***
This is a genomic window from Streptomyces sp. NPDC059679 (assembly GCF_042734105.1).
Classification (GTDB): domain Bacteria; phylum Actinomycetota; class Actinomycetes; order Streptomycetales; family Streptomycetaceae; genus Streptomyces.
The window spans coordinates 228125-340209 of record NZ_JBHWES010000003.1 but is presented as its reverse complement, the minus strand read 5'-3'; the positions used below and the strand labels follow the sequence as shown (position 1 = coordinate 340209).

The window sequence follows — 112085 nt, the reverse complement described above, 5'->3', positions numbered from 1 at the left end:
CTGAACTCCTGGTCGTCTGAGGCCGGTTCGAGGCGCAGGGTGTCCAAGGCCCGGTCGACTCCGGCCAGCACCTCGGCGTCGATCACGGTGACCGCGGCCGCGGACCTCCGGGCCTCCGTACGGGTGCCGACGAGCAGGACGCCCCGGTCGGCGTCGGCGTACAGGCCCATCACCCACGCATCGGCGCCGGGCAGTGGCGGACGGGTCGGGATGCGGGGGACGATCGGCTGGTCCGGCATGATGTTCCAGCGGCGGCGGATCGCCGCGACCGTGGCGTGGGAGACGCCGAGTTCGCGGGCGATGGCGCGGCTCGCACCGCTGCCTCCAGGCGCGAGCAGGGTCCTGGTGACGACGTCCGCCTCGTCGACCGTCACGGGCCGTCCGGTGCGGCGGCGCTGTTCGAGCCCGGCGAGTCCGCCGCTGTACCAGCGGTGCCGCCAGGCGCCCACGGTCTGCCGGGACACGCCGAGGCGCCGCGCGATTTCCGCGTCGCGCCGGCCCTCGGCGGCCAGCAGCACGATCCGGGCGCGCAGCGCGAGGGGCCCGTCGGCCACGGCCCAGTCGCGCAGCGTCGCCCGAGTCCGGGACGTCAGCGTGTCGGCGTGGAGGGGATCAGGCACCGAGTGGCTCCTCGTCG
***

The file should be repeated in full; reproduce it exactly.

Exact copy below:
This is a genomic window from Streptomyces sp. NPDC059679 (assembly GCF_042734105.1).
Classification (GTDB): domain Bacteria; phylum Actinomycetota; class Actinomycetes; order Streptomycetales; family Streptomycetaceae; genus Streptomyces.
The window spans coordinates 228125-340209 of record NZ_JBHWES010000003.1 but is presented as its reverse complement, the minus strand read 5'-3'; the positions used below and the strand labels follow the sequence as shown (position 1 = coordinate 340209).

The window sequence follows — 112085 nt, the reverse complement described above, 5'->3', positions numbered from 1 at the left end:
CTGAACTCCTGGTCGTCTGAGGCCGGTTCGAGGCGCAGGGTGTCCAAGGCCCGGTCGACTCCGGCCAGCACCTCGGCGTCGATCACGGTGACCGCGGCCGCGGACCTCCGGGCCTCCGTACGGGTGCCGACGAGCAGGACGCCCCGGTCGGCGTCGGCGTACAGGCCCATCACCCACGCATCGGCGCCGGGCAGTGGCGGACGGGTCGGGATGCGGGGGACGATCGGCTGGTCCGGCATGATGTTCCAGCGGCGGCGGATCGCCGCGACCGTGGCGTGGGAGACGCCGAGTTCGCGGGCGATGGCGCGGCTCGCACCGCTGCCTCCAGGCGCGAGCAGGGTCCTGGTGACGACGTCCGCCTCGTCGACCGTCACGGGCCGTCCGGTGCGGCGGCGCTGTTCGAGCCCGGCGAGTCCGCCGCTGTACCAGCGGTGCCGCCAGGCGCCCACGGTCTGCCGGGACACGCCGAGGCGCCGCGCGATTTCCGCGTCGCGCCGGCCCTCGGCGGCCAGCAGCACGATCCGGGCGCGCAGCGCGAGGGGCCCGTCGGCCACGGCCCAGTCGCGCAGCGTCGCCCGAGTCCGGGACGTCAGCGTGTCGGCGTGGAGGGGATCAGGCACCGAGTGGCTCCTCGTCG